Friday, January 3, 2014

A Time to Kill

I am fairly new to the John Grisham train, having read only two of his books to date (The Brethren and The Last Juror). Several folks indicated to me that Grisham's best works were his early ones. I decided to take this advice and selected as my next Grisham read, his first book from 1989, A Time to Kill. The story takes place in Ford County, a backwoods corner of Mississippi still battling with many of the same issues and racial divides from the 1960s and 1970s. It begins as two rednecks, drunk and doped up, decide to amuse themselves by taking captive a 10-year black girl. They rape her repeatedly, beat her, and try to hang her before leaving her for dead. However, the child is found and relays enough information for the sheriff to round up the rednecks and arrest them. After the arraignment, the victim's father Carl Lee Hailey, waited in a closet with an M-16. When the two criminals came within range, he gunned them down. Carl Lee's act had been carefully planned out and discussed with those closest to him. It was something that he would rather not do, but to him, he had no choice as a man or as a father.

Carl Lee was arrested for the double homicide of the two men who raped his daughter. The state was seeking the death penalty and there was no doubt as to the who, what, when, where, and why. The case quickly generated major publicity and the press descended upon Ford County to cover the trial. The state was represented by the D.A. who had long held political aspirations, including a run for governor. He was determined to revel in the spotlight, preening and strutting about the stage for all to see. The defendent was represented by Jake Brigance, a man whose motives are not fully pure either. He sees this case as an opportunity to increase his reputation, but there is something that grounds him a bit. Perhaps it is the fact that he has a young daughter and if anything happened to her, he would not hesitate to act as judge, jury, and executioner. As the trial goes on, Ford County is swarmed by thousands of blacks who support Carl Lee and a polluting seed of the KKK who are using everything in their power to bribe, to extort, and to get a conviction.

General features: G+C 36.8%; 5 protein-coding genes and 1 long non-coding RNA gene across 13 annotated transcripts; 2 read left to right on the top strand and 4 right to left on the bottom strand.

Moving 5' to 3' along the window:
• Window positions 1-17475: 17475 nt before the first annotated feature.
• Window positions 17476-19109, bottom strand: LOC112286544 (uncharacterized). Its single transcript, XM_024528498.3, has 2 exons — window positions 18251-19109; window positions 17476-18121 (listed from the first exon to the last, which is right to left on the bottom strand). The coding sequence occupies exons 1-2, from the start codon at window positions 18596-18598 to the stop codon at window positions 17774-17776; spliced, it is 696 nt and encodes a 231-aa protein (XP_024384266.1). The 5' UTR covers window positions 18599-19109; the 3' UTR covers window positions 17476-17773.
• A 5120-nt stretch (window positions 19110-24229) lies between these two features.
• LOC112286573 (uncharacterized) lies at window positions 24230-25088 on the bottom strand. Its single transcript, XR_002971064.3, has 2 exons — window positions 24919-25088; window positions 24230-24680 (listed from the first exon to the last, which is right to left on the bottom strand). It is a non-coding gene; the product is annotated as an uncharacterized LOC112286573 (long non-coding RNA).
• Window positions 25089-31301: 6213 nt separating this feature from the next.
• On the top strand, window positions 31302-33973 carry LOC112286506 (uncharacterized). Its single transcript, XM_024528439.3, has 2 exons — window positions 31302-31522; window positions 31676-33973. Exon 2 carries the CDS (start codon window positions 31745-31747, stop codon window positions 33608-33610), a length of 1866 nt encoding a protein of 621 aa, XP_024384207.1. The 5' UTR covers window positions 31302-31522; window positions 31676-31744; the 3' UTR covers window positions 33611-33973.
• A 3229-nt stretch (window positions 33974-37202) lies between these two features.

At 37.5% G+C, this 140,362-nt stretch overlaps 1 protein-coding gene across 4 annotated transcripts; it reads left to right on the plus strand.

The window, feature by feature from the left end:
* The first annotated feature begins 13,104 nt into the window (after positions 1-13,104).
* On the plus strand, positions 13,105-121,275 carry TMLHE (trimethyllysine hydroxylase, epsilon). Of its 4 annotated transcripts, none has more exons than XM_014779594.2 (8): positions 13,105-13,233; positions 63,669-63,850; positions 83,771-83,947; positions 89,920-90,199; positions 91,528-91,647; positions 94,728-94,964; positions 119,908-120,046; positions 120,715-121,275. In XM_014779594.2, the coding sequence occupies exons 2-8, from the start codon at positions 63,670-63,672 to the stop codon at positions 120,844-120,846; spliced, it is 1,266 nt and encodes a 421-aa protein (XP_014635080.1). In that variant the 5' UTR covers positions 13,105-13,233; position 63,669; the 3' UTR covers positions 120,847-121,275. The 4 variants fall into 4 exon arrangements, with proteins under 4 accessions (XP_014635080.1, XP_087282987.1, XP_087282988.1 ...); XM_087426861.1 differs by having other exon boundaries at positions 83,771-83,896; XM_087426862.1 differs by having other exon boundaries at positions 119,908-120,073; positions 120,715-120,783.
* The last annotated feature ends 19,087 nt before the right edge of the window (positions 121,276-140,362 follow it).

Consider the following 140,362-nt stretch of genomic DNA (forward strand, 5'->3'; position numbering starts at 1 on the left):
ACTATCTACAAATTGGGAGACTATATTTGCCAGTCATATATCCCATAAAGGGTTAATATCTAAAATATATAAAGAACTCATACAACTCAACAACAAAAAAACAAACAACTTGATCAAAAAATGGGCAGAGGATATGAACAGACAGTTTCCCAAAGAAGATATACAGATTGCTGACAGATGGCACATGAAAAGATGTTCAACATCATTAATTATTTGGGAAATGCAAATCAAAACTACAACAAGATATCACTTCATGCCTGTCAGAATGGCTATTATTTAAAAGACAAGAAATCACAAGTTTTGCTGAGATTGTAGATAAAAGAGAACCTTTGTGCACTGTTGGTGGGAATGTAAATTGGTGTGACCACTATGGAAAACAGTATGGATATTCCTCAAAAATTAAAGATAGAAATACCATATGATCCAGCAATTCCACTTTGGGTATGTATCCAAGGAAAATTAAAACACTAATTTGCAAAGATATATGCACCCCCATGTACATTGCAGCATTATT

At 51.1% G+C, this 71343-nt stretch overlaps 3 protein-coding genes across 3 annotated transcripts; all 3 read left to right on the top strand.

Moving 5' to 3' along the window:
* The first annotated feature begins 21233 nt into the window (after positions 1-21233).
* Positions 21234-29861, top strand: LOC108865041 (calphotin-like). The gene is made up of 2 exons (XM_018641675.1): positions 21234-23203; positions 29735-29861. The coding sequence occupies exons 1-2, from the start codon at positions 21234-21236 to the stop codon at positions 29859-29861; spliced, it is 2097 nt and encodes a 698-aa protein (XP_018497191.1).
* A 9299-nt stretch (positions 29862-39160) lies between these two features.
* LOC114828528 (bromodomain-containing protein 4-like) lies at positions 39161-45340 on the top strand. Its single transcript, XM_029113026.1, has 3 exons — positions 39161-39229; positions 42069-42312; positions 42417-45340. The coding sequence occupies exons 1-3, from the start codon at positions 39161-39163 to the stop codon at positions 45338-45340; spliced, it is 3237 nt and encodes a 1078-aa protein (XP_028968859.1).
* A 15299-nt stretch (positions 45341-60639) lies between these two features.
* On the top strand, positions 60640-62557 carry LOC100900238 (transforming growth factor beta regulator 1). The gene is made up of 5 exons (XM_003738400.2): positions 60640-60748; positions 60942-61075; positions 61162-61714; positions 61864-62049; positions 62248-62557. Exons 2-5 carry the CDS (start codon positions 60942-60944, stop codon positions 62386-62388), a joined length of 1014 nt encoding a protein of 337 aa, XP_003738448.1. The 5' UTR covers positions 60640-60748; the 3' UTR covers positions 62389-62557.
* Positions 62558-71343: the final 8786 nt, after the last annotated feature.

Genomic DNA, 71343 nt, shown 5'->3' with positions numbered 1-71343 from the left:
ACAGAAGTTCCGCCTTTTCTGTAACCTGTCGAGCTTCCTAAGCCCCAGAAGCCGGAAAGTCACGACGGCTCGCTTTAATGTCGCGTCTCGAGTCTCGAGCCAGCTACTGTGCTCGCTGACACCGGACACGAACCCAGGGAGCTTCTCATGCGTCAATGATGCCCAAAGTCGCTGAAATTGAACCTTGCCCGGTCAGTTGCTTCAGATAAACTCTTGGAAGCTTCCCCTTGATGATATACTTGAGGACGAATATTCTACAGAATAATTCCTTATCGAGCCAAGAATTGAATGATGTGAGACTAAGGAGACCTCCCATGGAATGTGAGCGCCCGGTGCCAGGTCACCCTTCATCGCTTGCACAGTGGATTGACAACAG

As the first published novel by an author, this one was not bad. However, I think that the character of Jake Brigance needed to be developed further to enable us to understand his actions and choices. What were his morals and his convictions? Also, I felt that the courtroom scenes during the trial of Carl Lee were more than a bit lacking. The lawyers lost their cools within moments of the trial starting, and both fell prey to lawyering 101 tactics from the other side. Still, the questions of whether or not vigilante justice is ever appropriate were worth considering. Despite some flaws, I still found this book an enjoyable read.